“Taking it out of the Gym” – The role of outdoor activities in physical education in promoting extra-curricular physical activity during a pandemic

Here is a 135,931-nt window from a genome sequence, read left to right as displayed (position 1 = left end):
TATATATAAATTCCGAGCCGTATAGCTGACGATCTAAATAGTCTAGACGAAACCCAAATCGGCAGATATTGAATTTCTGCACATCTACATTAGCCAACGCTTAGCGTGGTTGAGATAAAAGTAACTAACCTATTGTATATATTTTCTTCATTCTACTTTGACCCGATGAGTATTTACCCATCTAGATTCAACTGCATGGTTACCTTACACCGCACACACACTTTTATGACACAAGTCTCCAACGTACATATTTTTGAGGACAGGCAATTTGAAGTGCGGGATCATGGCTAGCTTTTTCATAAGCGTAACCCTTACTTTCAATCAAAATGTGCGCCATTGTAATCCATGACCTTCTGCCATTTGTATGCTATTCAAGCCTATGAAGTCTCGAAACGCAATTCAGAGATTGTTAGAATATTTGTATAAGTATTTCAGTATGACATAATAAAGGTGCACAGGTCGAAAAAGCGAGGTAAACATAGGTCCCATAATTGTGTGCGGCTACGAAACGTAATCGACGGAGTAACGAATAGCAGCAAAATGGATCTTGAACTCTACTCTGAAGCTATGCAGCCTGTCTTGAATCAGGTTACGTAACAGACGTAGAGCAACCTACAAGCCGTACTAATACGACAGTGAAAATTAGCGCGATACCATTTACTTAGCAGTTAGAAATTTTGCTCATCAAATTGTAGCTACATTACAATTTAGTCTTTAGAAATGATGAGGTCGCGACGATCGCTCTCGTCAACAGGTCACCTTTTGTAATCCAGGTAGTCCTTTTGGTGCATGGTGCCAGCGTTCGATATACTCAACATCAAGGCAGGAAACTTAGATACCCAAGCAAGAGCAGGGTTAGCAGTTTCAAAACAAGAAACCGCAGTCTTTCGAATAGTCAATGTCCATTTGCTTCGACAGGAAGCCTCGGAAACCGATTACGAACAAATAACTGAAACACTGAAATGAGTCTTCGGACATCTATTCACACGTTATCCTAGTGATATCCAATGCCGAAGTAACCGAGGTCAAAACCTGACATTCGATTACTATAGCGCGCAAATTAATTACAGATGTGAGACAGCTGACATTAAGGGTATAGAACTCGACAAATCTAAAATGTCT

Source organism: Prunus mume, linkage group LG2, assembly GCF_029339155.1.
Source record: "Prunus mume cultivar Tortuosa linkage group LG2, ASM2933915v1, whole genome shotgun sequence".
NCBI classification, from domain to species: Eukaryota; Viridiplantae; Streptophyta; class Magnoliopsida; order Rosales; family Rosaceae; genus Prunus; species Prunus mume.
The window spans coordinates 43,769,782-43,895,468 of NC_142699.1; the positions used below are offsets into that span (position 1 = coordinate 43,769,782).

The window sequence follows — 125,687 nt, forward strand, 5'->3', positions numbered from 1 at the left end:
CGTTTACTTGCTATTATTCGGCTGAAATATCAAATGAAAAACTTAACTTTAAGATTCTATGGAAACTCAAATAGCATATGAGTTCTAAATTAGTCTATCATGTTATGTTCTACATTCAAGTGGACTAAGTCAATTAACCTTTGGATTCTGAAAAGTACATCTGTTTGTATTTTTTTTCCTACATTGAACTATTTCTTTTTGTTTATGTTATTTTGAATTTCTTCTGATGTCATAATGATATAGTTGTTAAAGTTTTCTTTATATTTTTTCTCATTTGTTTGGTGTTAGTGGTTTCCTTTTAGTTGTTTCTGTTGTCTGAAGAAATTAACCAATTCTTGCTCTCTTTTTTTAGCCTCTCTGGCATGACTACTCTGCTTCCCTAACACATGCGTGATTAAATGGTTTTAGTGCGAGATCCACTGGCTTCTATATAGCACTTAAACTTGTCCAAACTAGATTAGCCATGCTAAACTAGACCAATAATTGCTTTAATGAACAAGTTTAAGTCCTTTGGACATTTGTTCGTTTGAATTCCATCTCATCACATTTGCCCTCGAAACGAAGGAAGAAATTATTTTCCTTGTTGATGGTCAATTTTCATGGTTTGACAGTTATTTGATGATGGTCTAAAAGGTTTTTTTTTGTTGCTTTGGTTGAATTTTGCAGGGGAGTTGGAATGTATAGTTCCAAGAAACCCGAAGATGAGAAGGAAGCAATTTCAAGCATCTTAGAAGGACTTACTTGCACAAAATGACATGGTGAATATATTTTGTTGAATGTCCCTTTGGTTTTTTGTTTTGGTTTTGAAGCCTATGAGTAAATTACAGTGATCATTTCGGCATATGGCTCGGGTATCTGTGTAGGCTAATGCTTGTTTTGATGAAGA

With the growing discourse on the role of physical education in promoting physical literacy an important question remains largely unanswered; What physical activity skills and knowledge do students take from their physical education experiences and choose to enact in their leisure time? An abundance of sport pedagogy literature over the last decade has posited that if teachers adopt a student-centered pedagogical approach in physical education students will become more self-determined towards physical activity in physical education and consequentially transfer this motivation to participate in leisure-time physical activity. Research using the trans-contextual model of motivation (e.g. Knowles, Wallhead et al., 2018) has shown that even when the physical education experience is motivating and engaging to the students, their choice to participate in their leisure-time can be constrained by a number of ecological and cultural barriers. The cultural relevance and availability of the chosen curricular content seems to play an important role in this transfer decision. A recent project I have been involved in sponsored by the Specialized biking foundation in the US has examined the effect of using an outdoor activity (mountain biking) to promote students’ extra-curricular participation in physical activity. With many of the social distancing restrictions of the pandemic, mountain biking afforded the middle school teachers the opportunity to offer a culturally relevant activity (for Wyoming) that challenged students at their own level of competence whilst maintaining social distancing. An after-school mountain biking club was initiated to give students the opportunity to extend their biking skills developed in physical education to a leisure-time context. Preliminary results of the model analysis revealed many positive predictive relationships with students who would not normally participate in school sports attending the extra-curricular biking club. The study highlights the importance of the provision of culturally-relevant forms of physical activities both within physical education and leisure-time contexts if students are to “take it out of the gym”.

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